Memorial Sloan Kettering Cancer Center – You may have read articles or seen products that claim to “boost” your immune system.
But what does that mean — and is it even the right goal?
Contrary to popular belief, our bodies don’t have one singular immune system. The immune system is actually made up of many different organs, cells, and proteins that work together to keep infections at bay, says Cara Anselmo, a clinical dietitian nutritionist at Memorial Sloan Kettering Cancer Center.
“Think of replacing the phrase ‘immune system’ with ‘a healthy body,’ ” says Ms. Anselmo. Here are some of her suggestions for improving your immunity.
Just as there is no one component to the immune system, there is no one magic food that will keep your immunity in balance (sorry!). But there are many foods that can help.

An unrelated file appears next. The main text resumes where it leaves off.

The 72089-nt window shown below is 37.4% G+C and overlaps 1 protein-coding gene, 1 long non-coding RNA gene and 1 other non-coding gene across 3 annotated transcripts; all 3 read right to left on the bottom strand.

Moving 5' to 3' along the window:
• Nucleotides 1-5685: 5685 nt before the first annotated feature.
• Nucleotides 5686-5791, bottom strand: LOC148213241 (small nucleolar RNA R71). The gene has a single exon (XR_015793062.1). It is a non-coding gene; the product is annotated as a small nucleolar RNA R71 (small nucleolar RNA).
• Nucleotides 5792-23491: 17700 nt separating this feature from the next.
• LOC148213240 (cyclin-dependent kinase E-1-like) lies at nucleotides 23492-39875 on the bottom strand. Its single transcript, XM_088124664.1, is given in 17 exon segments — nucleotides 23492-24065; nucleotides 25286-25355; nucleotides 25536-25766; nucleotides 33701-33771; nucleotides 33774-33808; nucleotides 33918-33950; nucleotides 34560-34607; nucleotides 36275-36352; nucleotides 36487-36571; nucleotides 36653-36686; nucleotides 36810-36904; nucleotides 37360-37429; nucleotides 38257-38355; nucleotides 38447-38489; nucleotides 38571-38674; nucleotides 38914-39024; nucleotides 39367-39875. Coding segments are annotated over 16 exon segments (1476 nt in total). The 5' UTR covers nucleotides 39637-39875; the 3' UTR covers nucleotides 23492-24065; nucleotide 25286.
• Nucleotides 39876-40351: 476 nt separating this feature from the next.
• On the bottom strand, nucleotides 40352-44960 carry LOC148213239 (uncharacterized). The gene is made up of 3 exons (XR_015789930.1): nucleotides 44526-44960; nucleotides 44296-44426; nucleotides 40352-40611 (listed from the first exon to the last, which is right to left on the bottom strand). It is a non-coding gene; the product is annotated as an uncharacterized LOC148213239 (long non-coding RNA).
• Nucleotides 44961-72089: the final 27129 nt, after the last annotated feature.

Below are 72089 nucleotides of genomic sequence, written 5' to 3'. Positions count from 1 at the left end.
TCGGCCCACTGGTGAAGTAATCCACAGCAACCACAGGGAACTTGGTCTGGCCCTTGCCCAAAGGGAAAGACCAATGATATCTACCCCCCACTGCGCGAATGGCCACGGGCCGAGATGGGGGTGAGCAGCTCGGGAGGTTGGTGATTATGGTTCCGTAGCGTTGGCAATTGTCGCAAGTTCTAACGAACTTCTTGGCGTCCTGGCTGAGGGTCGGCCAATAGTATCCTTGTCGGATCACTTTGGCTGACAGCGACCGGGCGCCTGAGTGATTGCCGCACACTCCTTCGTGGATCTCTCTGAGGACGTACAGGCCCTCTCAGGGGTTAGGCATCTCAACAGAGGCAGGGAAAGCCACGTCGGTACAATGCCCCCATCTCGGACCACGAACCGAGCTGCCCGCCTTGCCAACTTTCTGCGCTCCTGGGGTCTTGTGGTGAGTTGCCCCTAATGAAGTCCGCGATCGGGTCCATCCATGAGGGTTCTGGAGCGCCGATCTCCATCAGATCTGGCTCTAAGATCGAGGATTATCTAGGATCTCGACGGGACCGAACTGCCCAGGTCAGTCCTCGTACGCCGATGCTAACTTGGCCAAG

We’ve all heard how vitamin C helps fend off colds and other viruses. This nutrient gets a special shout-out for a few reasons:
Vitamin C is an antioxidant, which means it neutralizes harmful, cell-damaging molecules called free radicals. It also stimulates the growth of white blood cells and antibodies, both of which fight infection.
The body cannot make vitamin C — it comes entirely from the foods we eat. But that doesn’t mean you have to eat an orange every day. Vitamin C is also found in vegetables and fruits such as tomatoes, bell peppers, and strawberries, to name a few.
While eating vitamin C–rich foods is essential, most people don’t need to take vitamin C supplements.
Plenty of other foods support healthy immunity. A diet rich in cruciferous vegetables, such as broccoli, cauliflower, kale, and Brussels sprouts, can help reduce systemic inflammation.
Allium vegetables, such as garlic, scallions, and onion, have the same anti-inflammatory effect. You can enjoy these foods cooked or raw; the nutritional value stays the same.
Protein is important, too. Both animal and plant-based protein build cells and repair tissue, so they play offense and defense against foreign invaders … READ MORE.
From “6 Tips to Improve Your Immunity,” published Wednesday, December 22, 2021